(Yamiyo ni teppou;
“A gun on a dark night”)
Doing things at random without any clear plans or information. Taking shots in the dark without even a target, much less the ability to see and aim at one. Arbitrary, generally ineffectual activity. By extension, this phrase can also refer to a lucky hit; a fluke success where none could reasonably have been expected.
We begin with the noun 闇夜 (yamiyo), “dark night,” especially a moonless night, marked by the particle に (ni) as the location (or rather, the time) of an action. The verb itself is elided, but the action itself is suggested by the following noun, 鉄砲 (teppou), “gun.”
This is the や (ya) entry of the Kyoto iroha karuta set. Variants include the contracted 闇に鉄砲 (yami ni teppou) – which is the ya entry in the Osaka set – and 闇夜の鉄砲 (yamiyo no teppou), which makes the saying into a noun phrase rather than an implied sentence. Other variants replace the gun with 礫 (tsubute), a [thrown] rock, along with several different ways to express “darkness.” Replacing 闇夜 with 暗がり (kuragari), “darkness,” is considered an error.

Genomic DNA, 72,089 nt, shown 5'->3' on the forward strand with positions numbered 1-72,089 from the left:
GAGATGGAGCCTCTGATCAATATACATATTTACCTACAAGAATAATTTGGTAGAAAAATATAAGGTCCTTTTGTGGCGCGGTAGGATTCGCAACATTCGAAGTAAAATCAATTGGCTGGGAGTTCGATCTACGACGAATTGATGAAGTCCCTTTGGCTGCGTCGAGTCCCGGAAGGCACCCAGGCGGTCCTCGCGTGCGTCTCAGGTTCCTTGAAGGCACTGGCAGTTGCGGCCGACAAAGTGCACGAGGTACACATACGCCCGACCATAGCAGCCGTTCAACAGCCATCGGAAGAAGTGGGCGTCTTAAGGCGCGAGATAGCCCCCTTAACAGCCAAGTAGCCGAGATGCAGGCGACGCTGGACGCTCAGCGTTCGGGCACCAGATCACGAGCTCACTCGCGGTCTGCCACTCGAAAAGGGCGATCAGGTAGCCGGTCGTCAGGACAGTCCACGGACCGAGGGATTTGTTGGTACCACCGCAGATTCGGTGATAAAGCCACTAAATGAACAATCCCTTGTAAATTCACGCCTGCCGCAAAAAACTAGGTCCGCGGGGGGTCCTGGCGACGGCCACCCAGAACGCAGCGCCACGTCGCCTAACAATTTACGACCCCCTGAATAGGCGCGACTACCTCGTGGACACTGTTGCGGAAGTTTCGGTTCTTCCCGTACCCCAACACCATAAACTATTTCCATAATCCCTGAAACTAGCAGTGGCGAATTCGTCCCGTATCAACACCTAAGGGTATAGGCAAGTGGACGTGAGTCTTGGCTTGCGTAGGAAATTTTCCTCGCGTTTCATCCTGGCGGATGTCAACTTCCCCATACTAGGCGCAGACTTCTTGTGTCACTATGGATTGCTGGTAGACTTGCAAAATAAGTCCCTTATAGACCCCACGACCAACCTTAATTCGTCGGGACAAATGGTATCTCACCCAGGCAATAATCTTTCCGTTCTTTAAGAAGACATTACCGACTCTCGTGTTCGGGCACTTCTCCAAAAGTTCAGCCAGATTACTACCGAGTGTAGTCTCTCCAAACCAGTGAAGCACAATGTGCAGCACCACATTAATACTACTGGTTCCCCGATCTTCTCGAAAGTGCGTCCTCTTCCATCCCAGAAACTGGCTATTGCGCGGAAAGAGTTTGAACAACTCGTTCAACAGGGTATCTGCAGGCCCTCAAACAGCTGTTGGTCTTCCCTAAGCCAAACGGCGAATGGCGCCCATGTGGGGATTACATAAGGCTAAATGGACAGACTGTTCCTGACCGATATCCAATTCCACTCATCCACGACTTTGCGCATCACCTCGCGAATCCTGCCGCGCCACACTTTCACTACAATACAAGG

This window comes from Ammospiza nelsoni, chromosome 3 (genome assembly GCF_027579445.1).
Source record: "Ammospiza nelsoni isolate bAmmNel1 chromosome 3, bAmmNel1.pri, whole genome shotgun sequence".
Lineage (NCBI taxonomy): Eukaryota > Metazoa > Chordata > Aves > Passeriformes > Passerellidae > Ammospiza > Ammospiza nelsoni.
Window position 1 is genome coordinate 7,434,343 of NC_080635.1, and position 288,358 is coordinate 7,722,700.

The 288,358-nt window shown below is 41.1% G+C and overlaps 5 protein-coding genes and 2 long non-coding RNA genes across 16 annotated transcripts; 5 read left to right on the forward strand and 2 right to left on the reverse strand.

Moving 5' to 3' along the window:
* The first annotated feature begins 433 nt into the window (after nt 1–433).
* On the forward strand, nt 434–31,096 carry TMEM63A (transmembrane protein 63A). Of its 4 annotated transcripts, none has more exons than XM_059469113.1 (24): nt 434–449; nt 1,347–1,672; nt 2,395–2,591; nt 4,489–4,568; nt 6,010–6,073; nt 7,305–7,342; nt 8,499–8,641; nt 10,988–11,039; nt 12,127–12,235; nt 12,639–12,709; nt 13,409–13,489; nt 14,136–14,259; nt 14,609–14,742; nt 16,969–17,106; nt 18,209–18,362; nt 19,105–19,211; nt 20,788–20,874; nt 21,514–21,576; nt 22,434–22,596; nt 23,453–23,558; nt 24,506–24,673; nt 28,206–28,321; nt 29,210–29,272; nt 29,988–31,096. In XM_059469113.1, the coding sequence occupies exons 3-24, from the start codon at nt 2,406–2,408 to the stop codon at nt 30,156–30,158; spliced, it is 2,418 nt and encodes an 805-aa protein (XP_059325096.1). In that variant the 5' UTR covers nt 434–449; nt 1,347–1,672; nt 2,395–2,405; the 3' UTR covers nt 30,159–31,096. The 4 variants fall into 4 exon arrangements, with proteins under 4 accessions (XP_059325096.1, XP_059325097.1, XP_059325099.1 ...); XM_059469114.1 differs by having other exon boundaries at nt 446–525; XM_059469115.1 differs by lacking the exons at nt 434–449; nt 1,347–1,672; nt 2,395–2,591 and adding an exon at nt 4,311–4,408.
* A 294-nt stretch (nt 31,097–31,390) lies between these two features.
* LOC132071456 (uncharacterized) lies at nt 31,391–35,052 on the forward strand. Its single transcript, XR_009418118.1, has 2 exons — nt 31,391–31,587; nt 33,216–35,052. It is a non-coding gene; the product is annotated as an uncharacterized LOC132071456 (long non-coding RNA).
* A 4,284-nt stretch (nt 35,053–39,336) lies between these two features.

Some uses follow this phrase with the elided verb, ～を撃つ (wo utsu), “to shoot [a gun].”
Compare and contrast the more-forgiving 下手な鉄砲も数撃てば当たる.
(“Ichiou, hitobanjuu yamiyo ni teppou wo utsu you na puroguramingu wo shita kara sofuto wa ugoiteiru keredo, kongo no debaggu wa hitsuyou fukaketsu da.”)
[“For what it’s worth, I spent the night coding without really knowing what I was doing and now the software runs, but it’s definitely going to need debugging later on.”]